Path of Exile went into open beta recently, and as a connoisseur of fine loot, I dove right in. 30 some-odd levels later, and I thought I’d offer some slightly-beyond-first impressions. Anyone familiar with action RPGs will feel right at home. Path of Exile’s got acts, and waypoints, and randomly generated dungeons out the wazoo. In many ways, the game harkens back to the action RPGs of yore. The graphical presentation is strikingly similar to that of Diablo 2. Path of Exile is dark, grim, bloody, and mature.
But Path of Exile isn’t just a Diablo 2 knock off; it has a fair share of tricks up its sleeve. Gold is gone; instead the game uses a bartering system, in which a merchant will offer a few consumable items in exchange for a piece of armor. The reverse is also true. Want that sword? Better fork over that Orb of Alteration. Since most of these consumables have nifty benefits such as increasing a weapon’s damage, or a piece of armor’s defense rating, might want to hold onto them instead.
Then there is Path of Exile’s gargantuan passive skill tree, nay a forest. And even calling it a forest is selling it short—1350 skills to choose from. Although technically the six classes all share this tree, so really it’s six skill trees all mashed together as one. A duelist starts in one quadrant, and a witch starts in another. Snaking around to take skills intended for another class is possible, but probably not at all sensible. But hey, if that’s your thing. These passives will affect a character’s stats, such as damage, health, mana, armor, etc. There are a few “big-ticket” skills that increase statistics more greatly.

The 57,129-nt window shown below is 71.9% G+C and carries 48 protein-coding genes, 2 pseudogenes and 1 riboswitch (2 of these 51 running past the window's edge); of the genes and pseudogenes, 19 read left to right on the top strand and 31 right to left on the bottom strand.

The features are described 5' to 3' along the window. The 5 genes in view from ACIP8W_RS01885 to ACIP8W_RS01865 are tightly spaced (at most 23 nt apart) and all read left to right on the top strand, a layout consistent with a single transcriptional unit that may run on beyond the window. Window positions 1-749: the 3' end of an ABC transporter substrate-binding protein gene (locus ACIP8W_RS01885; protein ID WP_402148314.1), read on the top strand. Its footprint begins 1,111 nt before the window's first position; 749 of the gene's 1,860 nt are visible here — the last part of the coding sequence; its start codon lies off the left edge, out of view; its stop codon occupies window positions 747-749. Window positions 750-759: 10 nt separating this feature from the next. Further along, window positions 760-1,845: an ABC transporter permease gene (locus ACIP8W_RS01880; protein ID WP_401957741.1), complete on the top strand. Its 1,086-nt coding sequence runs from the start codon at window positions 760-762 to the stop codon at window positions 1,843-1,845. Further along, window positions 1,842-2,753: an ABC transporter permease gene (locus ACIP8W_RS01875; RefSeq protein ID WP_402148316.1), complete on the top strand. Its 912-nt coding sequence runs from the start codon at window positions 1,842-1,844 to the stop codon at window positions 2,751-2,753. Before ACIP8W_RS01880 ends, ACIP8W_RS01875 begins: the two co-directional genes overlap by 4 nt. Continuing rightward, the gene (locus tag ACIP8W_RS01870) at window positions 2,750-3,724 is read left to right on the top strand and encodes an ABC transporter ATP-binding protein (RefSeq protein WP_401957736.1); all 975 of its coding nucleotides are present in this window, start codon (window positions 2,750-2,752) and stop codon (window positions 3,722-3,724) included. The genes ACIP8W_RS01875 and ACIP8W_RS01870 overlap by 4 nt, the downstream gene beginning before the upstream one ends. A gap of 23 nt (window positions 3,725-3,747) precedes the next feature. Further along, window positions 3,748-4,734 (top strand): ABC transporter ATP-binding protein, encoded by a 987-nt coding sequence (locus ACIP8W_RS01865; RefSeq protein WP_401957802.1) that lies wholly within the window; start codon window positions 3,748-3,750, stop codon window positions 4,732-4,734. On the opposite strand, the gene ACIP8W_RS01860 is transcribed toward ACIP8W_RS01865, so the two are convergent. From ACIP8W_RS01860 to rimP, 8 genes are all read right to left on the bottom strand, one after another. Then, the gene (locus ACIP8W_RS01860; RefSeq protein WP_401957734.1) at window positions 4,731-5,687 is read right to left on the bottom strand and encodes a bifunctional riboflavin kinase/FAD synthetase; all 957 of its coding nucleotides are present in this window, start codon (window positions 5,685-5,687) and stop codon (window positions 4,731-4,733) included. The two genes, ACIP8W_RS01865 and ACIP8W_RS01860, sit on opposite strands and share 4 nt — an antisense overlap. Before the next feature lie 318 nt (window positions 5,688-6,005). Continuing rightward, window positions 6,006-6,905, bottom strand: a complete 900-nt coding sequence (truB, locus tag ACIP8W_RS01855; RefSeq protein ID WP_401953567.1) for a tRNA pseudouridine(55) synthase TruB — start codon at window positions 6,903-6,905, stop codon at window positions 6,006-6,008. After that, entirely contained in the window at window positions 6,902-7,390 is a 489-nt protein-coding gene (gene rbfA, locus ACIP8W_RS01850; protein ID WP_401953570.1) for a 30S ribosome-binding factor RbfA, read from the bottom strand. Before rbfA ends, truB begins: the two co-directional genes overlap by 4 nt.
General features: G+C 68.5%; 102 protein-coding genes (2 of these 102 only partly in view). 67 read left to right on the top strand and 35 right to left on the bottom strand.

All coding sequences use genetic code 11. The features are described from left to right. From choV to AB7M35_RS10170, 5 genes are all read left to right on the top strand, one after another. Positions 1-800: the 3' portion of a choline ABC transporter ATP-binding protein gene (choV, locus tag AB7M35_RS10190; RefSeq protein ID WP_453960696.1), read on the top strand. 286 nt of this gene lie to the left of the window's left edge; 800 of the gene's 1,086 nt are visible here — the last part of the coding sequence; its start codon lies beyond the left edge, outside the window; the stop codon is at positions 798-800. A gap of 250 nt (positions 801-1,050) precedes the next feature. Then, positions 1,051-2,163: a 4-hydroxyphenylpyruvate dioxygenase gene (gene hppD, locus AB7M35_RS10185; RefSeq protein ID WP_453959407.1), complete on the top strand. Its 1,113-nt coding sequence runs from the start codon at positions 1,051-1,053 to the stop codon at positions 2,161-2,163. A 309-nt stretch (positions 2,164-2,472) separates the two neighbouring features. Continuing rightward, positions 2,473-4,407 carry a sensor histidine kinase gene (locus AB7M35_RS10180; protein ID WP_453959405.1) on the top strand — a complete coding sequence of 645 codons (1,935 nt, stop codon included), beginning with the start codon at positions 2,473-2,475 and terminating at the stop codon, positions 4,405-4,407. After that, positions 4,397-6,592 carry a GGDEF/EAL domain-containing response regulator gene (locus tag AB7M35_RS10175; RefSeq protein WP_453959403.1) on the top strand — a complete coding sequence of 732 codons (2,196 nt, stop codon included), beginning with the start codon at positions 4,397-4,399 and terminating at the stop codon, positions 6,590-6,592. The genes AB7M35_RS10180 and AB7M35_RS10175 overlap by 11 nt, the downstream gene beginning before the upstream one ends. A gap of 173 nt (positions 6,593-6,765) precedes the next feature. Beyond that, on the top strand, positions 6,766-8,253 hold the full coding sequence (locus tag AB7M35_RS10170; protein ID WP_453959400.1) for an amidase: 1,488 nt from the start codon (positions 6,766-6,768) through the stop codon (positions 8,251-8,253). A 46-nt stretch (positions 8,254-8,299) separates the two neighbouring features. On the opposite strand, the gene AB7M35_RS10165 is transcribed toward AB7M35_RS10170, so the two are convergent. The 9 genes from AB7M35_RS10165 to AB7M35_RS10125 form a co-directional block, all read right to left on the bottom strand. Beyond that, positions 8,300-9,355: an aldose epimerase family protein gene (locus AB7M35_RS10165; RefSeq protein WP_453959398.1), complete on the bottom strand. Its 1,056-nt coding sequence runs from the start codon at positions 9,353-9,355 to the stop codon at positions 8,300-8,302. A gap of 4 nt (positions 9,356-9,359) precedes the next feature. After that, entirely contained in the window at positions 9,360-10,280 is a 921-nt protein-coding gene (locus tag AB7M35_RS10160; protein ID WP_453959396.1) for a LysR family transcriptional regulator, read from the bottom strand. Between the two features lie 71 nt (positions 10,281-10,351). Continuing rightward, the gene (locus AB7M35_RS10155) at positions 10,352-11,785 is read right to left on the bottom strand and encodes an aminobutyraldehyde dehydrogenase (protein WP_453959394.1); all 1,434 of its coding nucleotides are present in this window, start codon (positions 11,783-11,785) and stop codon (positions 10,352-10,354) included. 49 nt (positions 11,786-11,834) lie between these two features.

All in all, the entire thing is laid out intelligently, and has a nice flow to it. But since most skills only add a slight bonus to stats, there’s no marked difference from level to level, but the next big skill is never too far away, and those do cause a noticeable boost in proficiency. Points in the passive skill tree can be refunded, but not freely. Refund credits are earned through quest rewards and bartered items. These are finite and must be used sparingly.
Path of Exile, expectedly, still has stuff to cast, spells and other abilities, but these come in the form of gems. When socketed into an item, a character gains the ability to use that given spell. Then, as that character gains experience, so do gems, which level up and become more powerful. Gems can be freely removed from any socket and placed in another on the fly without having to worry about destroying gems. In this manner, a duelist can easily equip a fireball spell, assuming they have enough intelligence. The openness of the gem and passive skill system opens up a lot of possibilities for different builds and experimentation. Even if that means a character ends up unable to fight off arthritic gerbils.